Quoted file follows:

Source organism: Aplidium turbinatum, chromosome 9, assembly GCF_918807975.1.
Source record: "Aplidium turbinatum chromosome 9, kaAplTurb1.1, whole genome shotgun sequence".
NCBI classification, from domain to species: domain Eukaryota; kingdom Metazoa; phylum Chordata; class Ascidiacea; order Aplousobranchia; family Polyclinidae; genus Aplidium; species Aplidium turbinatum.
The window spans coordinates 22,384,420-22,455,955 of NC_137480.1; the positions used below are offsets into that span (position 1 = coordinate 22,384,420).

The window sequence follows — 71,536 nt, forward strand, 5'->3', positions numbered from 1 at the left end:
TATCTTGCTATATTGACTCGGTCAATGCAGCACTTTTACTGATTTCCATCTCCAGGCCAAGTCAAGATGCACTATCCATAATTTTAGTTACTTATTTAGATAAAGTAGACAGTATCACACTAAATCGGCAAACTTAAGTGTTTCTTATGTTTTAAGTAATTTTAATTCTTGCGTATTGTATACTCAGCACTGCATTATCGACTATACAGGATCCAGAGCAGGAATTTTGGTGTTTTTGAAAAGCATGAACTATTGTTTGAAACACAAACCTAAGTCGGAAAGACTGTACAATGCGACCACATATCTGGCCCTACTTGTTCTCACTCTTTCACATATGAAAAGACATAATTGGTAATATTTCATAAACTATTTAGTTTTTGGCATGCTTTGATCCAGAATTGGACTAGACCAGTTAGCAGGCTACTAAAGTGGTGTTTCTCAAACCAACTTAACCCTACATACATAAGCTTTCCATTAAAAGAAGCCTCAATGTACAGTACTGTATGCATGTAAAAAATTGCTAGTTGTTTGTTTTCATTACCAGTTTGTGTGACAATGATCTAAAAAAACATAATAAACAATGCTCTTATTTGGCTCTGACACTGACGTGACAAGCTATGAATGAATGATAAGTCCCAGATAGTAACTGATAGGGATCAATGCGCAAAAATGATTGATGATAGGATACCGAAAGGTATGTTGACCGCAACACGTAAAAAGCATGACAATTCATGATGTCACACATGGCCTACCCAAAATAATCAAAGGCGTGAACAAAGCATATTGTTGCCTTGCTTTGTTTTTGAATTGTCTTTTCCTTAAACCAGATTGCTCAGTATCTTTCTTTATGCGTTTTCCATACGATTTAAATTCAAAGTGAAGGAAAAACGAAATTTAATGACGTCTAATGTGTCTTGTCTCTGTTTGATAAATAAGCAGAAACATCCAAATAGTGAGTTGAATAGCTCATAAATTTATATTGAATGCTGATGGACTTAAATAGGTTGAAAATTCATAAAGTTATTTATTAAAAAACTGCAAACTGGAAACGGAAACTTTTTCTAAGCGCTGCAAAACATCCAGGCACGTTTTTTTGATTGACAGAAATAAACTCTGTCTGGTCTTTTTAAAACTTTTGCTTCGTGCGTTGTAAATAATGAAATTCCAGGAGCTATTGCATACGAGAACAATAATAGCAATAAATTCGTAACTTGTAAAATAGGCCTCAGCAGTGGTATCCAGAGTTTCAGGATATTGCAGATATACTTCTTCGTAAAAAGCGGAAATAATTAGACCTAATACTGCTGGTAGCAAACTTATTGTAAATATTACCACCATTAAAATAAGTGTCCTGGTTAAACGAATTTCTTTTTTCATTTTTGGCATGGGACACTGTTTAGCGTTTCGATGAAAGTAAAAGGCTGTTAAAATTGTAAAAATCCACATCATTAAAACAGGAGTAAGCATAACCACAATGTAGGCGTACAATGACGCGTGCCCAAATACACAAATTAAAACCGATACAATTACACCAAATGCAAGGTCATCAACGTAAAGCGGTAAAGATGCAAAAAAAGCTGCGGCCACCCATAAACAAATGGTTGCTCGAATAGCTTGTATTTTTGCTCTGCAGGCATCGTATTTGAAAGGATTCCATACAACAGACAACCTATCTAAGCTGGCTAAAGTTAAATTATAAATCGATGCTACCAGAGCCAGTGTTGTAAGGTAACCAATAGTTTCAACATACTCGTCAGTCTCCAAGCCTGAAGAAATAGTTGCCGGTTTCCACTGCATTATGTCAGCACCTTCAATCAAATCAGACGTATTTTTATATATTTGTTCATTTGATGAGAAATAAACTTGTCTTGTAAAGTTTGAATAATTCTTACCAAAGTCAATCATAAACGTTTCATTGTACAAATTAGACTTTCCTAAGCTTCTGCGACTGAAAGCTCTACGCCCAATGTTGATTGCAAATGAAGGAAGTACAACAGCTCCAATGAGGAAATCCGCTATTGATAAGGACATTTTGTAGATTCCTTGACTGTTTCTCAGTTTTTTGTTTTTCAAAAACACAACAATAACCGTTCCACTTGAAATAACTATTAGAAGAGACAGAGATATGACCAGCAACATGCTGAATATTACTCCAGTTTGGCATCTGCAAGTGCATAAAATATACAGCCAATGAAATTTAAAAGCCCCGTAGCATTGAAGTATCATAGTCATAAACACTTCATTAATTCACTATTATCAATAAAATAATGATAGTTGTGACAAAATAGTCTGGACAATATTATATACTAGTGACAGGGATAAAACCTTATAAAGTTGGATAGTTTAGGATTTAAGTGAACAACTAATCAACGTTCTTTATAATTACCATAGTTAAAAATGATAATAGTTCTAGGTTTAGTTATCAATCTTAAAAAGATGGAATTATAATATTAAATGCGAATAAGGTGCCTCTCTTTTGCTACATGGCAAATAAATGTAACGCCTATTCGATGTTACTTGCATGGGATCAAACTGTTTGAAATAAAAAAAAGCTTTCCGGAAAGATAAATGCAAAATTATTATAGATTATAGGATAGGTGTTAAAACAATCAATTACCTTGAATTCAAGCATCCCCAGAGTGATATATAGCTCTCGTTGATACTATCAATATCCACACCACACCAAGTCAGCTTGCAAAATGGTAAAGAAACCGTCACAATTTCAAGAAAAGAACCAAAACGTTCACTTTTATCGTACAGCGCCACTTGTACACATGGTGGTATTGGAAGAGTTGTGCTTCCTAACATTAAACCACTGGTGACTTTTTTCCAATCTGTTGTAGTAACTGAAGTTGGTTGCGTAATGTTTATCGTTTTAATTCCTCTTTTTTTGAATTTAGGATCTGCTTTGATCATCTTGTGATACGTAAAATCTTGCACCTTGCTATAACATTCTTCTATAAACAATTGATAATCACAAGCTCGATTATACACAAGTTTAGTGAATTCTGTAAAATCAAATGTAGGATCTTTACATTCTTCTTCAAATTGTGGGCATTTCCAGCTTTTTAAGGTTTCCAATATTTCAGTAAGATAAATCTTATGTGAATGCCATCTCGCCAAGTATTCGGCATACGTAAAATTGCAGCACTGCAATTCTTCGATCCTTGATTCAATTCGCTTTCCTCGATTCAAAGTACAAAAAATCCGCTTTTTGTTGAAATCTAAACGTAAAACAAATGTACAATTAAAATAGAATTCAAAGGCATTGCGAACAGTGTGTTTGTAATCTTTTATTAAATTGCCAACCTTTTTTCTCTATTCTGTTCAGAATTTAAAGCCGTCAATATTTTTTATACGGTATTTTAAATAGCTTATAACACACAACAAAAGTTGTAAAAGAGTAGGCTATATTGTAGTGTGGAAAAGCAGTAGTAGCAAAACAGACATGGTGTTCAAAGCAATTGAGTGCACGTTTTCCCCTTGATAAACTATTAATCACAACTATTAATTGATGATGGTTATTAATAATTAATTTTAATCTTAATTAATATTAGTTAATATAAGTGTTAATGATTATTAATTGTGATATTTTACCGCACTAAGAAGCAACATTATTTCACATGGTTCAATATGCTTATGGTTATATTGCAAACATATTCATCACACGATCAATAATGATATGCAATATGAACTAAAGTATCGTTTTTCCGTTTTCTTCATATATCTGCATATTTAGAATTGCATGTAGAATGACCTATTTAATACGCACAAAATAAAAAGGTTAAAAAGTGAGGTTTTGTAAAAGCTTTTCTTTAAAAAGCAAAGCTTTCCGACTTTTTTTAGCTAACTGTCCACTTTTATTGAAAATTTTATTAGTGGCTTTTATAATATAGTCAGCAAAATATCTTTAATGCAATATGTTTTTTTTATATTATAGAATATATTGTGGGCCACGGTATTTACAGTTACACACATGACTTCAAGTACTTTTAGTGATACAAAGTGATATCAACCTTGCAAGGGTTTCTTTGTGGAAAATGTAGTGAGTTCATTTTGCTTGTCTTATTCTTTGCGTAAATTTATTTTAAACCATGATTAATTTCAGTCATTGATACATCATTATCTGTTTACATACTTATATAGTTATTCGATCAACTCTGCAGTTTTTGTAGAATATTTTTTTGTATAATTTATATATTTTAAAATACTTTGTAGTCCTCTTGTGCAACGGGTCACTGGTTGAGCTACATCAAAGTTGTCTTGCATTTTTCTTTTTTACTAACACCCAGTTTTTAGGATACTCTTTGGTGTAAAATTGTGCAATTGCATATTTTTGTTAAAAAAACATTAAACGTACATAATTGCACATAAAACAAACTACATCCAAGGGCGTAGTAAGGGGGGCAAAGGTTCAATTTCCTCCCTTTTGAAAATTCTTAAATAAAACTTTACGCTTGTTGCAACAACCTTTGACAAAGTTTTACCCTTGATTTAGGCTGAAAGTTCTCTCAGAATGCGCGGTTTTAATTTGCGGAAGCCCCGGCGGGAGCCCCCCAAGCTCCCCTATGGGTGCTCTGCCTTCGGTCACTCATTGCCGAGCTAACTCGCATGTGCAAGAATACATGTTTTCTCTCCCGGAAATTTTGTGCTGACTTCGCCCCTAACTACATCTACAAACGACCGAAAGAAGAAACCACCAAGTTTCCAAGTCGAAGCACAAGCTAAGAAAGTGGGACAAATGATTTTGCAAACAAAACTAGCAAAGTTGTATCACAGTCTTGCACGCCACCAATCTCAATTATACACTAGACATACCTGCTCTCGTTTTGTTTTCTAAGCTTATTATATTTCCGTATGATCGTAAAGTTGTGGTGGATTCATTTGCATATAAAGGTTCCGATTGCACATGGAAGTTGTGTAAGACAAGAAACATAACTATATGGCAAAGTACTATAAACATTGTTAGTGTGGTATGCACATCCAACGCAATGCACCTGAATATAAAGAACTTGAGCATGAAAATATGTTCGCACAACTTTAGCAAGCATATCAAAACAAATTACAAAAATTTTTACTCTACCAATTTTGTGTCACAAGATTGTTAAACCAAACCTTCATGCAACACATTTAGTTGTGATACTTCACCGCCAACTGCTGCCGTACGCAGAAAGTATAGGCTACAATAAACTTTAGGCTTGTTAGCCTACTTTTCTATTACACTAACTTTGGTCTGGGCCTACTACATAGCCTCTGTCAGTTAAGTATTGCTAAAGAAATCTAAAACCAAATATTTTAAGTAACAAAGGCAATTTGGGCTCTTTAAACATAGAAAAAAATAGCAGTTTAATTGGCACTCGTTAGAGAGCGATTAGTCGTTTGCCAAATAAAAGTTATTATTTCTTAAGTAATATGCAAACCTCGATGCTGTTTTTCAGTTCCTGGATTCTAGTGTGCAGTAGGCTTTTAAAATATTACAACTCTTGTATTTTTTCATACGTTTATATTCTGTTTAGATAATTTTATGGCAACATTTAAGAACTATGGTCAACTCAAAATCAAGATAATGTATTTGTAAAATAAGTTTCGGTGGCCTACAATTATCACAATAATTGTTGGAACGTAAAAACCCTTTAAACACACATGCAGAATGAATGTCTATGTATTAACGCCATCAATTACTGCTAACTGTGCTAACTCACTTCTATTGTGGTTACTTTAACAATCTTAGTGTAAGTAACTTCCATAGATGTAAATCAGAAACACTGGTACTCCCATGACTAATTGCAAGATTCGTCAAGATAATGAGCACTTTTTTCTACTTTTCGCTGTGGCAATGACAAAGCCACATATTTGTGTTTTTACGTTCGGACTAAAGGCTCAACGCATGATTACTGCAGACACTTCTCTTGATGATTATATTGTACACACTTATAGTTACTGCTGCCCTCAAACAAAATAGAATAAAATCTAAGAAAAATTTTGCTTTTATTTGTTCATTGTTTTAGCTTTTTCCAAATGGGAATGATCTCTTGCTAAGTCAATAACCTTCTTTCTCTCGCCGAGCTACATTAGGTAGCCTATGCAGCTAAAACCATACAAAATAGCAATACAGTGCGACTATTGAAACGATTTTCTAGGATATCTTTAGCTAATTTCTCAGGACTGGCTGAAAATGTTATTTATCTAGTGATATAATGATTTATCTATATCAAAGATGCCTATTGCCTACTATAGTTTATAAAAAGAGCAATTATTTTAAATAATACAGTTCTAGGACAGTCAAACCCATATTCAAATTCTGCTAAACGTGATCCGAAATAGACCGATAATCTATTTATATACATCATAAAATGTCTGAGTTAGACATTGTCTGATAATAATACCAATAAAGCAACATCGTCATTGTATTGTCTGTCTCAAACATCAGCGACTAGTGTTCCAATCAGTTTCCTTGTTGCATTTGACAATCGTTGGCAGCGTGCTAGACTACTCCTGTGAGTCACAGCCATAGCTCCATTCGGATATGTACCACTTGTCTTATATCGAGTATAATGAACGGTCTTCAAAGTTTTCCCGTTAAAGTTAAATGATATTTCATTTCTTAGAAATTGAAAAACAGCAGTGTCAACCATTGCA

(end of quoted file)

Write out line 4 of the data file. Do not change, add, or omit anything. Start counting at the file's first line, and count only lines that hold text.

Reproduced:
The window spans coordinates 22,384,420-22,455,955 of NC_137480.1; the positions used below are offsets into that span (position 1 = coordinate 22,384,420).